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The Seeds of Change

by Archives January 27, 2009

As a little girl, Wangari Maathai didn’t know what her mother meant when she called the large fig tree in her yard “a tree of God.”
This curious girl, or “binti” in Swahili, was told never to use this tree’s timber as firewood. She was told she could take drinking water from the stream that ran beside it. In its gentle current, she would play. She would cradle the new-life of tadpole eggs in her hand, fancying their brilliance to the jewelry she hoped to one day own.
When she returned to her childhood home many years later, the stream had run dry and the fig tree, along with the entire forest, had been cut down. The fertile lands were gone. The hope for fruitful plantations had evaporated with them. The crack-dry plains of misled agricultural exploits and a crestfallen population were all that remained. One thing that dotted the barren landscape was a white steeple; “the house of God” had replaced “the tree of God.”
No food, not enough water, no firewood and no hope for a better life: these complaints were readily available on the lips of the hard-working Kenyan women everywhere Maathai traveled. What was the source of the problem? The people believed it to be the government, but Maathai wouldn’t let things become political. Instead she knew the hardships all these women faced were the symptoms of one thing and one thing only: Kenya had cut down too many of its trees. She had to do the right thing.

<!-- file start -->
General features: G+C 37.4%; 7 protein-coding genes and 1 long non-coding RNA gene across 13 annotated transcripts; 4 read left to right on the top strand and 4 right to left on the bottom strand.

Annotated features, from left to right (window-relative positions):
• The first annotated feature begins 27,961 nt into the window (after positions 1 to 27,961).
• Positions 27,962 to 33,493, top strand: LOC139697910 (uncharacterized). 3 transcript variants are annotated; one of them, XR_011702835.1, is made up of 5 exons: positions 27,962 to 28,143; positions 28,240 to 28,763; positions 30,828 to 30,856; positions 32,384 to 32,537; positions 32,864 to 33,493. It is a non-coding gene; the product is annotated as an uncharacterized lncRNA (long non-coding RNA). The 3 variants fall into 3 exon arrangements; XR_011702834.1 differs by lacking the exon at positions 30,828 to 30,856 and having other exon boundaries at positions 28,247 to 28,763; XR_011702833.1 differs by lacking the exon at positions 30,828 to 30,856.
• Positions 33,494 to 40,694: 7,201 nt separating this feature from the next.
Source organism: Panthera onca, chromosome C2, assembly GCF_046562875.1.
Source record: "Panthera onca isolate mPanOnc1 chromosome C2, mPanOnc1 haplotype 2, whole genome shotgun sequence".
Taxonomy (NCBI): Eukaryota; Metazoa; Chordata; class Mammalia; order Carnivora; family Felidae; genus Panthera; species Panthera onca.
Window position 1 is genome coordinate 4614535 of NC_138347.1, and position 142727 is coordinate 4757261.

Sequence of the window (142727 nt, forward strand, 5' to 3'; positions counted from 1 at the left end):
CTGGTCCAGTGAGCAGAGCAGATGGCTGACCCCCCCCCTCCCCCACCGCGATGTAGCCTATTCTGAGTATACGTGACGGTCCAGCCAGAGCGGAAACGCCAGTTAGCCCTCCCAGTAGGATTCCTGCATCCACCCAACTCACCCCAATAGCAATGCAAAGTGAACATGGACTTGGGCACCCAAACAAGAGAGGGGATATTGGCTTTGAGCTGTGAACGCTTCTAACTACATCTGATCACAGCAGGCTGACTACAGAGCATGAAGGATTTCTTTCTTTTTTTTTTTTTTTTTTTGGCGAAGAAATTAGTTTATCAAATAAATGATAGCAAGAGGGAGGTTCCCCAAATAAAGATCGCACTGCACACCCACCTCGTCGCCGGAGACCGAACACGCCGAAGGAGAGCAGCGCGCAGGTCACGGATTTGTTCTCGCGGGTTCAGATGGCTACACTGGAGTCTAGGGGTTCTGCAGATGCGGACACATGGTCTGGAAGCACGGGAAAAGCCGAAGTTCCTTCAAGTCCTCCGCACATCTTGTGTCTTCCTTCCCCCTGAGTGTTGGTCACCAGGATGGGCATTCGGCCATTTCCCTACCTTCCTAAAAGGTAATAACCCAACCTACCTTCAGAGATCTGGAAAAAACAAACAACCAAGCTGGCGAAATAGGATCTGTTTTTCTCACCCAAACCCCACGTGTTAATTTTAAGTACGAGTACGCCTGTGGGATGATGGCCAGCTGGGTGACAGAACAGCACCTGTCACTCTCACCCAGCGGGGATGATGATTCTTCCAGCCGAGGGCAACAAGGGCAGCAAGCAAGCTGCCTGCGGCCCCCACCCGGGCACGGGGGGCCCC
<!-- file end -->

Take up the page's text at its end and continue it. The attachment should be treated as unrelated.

Taking Root is Cinemapolitica’s next screening, it follows the life and accomplishments of Maathai.
What began with the simple act of planting a tree grew into an entire movement in Kenya. All started by one woman. Maathai would encourage Kenyan women across East Africa to organize, to plant trees, and to right the wrongs of corrupt government and colonialism. The fruits of her labour include a Nobel peace prize, but her highest achievement was no doubt the way in which she strengthened a once dying Kenyan culture one seedling at a time.
Lisa Merton and Alan Dater produced and directed the film. The duo, who’ve worked on many award-winning documentaries, let Maathai tell the story. Weaved using only homegrown fibers, the film is as genuine as possible, and you can’t help but applaud the filmmaker’s sympathetic style.
Listening to Maathai is a pleasure all its own. She is an amazing storyteller as well as an amazing woman. Her proper diction provides sincerity as she narrates footage of Kenya’s troubled colonial past.
“We need humanity to stop killing [our] life support system, we are called to heal her wounds, and in the process, heal our own,” said Maathai at an early town meeting, when the momentum behind her project was only just beginning.
Maathai’s organization has planted over 35 million trees in Kenya, that’s almost one tree for every citizen. Taking Root brings us through the historical context of Maathai’s project while we listen to her tell a truly amazing story.

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